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A Bluegrass Bucket List


 

For 2017
A Bluegrass Bucket List
By Sam Terry
Managing Editor
Jobe Publishing, Inc.

Back in 2007, Jack Nicolson and Morgan Freeman starred in the movie, “The Bucket List,” portraying two terminally ill patients who break out of a cancer treatment center armed with a list of things they want to do before they die.  Since that time, the title of the movie has become a common phrase among those with a to-do list.

While the last morsels of the holiday season are being enjoyed comes the ever-present thought, and oft-spoken comment, “what a shame we (or he, she) didn’t get to….” Americans are notorious for putting off what they want to do, waiting for some magical time to arrive rather than taking the time to enjoy their lives along the way.  We are also prone to believe that taking costly trips hundreds or thousands of miles away is somehow better than exploring what’s around us.

For 2017, here’s the beginning of our Bluegrass Bucket List (in no particular order) – things to do and see within a day’s drive and all right here in Kentucky.  A few of the items you can do right at home thanks to modern technology.  Most tend to take our state for granted, and many spend a lifetime oblivious to the rich culture that makes Kentucky such a unique place.  Our list is far from complete, but perhaps it’s a start for a list you will want to add to.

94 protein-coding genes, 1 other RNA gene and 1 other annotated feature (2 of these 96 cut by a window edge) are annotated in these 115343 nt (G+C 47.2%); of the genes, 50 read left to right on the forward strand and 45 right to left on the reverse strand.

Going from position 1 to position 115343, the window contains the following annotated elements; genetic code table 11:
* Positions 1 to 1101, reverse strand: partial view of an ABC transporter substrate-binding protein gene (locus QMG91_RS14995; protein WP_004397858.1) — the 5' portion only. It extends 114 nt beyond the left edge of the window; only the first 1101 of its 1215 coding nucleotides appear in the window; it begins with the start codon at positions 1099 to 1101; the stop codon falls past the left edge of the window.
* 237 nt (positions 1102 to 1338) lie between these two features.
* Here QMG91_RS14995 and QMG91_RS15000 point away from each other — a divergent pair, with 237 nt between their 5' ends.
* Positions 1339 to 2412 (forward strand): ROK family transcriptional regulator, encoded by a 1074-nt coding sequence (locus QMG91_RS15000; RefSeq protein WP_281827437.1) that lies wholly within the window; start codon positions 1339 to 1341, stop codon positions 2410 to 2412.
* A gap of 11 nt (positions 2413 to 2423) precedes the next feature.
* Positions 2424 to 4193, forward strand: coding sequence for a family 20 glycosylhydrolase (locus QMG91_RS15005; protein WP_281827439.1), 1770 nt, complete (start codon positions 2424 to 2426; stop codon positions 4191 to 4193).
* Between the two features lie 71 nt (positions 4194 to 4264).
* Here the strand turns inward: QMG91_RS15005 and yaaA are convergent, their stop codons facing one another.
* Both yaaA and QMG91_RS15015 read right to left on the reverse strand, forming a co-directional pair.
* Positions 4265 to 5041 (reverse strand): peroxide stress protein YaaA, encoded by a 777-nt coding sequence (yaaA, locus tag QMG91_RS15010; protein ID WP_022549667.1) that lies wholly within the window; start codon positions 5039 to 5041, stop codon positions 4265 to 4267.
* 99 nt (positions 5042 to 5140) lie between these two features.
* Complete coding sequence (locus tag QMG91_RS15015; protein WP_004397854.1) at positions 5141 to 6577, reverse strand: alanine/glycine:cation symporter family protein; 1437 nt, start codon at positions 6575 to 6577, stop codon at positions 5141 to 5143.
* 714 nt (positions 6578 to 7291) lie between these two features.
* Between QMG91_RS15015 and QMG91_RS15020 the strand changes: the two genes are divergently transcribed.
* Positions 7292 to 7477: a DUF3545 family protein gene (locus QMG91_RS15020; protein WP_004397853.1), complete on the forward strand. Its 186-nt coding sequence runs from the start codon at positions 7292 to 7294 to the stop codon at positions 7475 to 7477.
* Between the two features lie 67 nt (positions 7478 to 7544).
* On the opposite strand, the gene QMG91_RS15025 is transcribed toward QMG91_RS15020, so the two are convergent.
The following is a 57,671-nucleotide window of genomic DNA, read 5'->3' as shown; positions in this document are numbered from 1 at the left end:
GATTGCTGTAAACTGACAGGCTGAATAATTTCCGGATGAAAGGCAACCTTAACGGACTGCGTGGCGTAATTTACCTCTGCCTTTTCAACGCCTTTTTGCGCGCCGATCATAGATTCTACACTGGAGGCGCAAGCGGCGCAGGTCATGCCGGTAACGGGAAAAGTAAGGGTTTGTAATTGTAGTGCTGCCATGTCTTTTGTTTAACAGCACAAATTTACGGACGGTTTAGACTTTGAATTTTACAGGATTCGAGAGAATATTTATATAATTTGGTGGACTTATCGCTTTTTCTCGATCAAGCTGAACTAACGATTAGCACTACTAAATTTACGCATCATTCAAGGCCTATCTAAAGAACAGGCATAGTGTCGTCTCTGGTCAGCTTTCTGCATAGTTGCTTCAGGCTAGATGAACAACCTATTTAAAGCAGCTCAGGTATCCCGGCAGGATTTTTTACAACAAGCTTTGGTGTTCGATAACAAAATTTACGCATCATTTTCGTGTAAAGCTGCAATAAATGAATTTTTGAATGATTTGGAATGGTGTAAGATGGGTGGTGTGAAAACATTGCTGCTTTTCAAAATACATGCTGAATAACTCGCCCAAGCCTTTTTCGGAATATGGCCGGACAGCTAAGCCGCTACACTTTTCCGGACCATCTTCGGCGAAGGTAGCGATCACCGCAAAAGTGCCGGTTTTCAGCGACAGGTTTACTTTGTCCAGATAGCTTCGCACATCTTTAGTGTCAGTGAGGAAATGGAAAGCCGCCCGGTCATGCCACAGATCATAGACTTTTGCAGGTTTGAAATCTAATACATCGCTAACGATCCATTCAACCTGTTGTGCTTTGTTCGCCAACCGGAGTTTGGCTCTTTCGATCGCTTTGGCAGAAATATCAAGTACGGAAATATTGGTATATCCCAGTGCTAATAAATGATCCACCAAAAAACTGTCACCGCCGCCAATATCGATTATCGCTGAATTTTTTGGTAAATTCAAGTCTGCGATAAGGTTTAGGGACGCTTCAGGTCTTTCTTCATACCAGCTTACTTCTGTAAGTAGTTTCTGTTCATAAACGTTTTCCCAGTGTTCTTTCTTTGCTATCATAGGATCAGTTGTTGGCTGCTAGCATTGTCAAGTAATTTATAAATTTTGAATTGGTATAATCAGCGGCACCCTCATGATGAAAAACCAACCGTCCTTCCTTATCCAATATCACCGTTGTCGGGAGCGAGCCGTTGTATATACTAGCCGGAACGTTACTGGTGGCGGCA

1. Unquestionably, the most famous place in Kentucky is Mammoth Cave, a natural wonder millions of years old and now beginning its 201st year of guided tours making it one of America’s oldest tourist attractions. 
  2. Mark your calendar for the first Saturday of August and head west to Graves County for the Fancy Farm Picnic where politicians run elbows with supporters and hecklers and the barbeque luncheon beforehand will leave you in hog heaven.
  3. Visit the resting places of hundreds of historical figures in Kentucky history at Cave Hill Cemetery in Louisville, Lexington Cemetery in Lexington, or Frankfort Cemetery in our capital city.  You’ll walk among the gravesites of the famous and the infamous.  In all three instances, the views are breathtaking and in any season the flora and fauna will delight you.
  4. Learn the words to our state song, “My Old Kentucky Home,” by Stephen Foster who was America’s first professional songwriter.  Don’t stop at learning just the first verse – look up all of Foster’s verses and take in the plight of African American slaves lamenting their departure from their Kentucky homes.
  5. Speaking of our beloved state song and the home that inspired it, make a visit to Bardstown and tour Federal Hill but be sure to hang around until dusk when the hills come alive with every production of “The Stephen Foster Story.”
  6. Visit the Louisville Slugger Museum and Factory in in Louisville and learn the identity of the original “Louisville Slugger.”  You can also put your own name on a bat while you’re there.